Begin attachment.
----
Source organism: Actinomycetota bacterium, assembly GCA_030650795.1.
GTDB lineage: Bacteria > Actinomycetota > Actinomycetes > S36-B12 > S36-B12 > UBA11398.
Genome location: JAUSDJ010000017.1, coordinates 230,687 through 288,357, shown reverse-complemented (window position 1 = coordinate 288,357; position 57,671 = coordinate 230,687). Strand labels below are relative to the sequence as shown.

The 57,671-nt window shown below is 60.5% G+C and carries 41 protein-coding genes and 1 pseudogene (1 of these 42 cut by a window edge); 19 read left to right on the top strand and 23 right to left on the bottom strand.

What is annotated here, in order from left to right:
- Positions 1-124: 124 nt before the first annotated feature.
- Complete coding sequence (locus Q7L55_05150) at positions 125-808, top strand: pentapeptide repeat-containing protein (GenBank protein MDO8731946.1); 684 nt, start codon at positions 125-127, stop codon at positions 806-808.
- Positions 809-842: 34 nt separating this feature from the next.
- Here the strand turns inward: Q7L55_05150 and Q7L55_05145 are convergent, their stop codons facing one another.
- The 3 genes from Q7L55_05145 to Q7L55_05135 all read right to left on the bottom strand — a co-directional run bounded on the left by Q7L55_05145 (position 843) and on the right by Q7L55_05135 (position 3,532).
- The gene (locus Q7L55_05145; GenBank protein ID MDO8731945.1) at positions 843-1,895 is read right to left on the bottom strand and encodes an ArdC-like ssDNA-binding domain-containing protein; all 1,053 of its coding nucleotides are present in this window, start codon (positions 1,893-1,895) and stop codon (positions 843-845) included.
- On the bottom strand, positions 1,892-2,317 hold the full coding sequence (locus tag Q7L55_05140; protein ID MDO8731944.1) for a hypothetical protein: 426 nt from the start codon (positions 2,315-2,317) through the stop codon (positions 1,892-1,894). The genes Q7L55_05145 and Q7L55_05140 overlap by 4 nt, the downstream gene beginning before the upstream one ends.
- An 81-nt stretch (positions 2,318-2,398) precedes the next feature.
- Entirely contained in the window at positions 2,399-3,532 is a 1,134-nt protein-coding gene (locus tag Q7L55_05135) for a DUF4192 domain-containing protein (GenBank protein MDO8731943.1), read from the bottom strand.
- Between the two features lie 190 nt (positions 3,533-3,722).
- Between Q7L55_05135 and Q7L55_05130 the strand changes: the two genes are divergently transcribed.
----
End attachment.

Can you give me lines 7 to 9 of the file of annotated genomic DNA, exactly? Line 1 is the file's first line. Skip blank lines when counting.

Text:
- Complete coding sequence (locus Q7L55_05150) at positions 125-808, top strand: pentapeptide repeat-containing protein (GenBank protein MDO8731946.1); 684 nt, start codon at positions 125-127, stop codon at positions 806-808.
- Positions 809-842: 34 nt separating this feature from the next.
- Here the strand turns inward: Q7L55_05150 and Q7L55_05145 are convergent, their stop codons facing one another.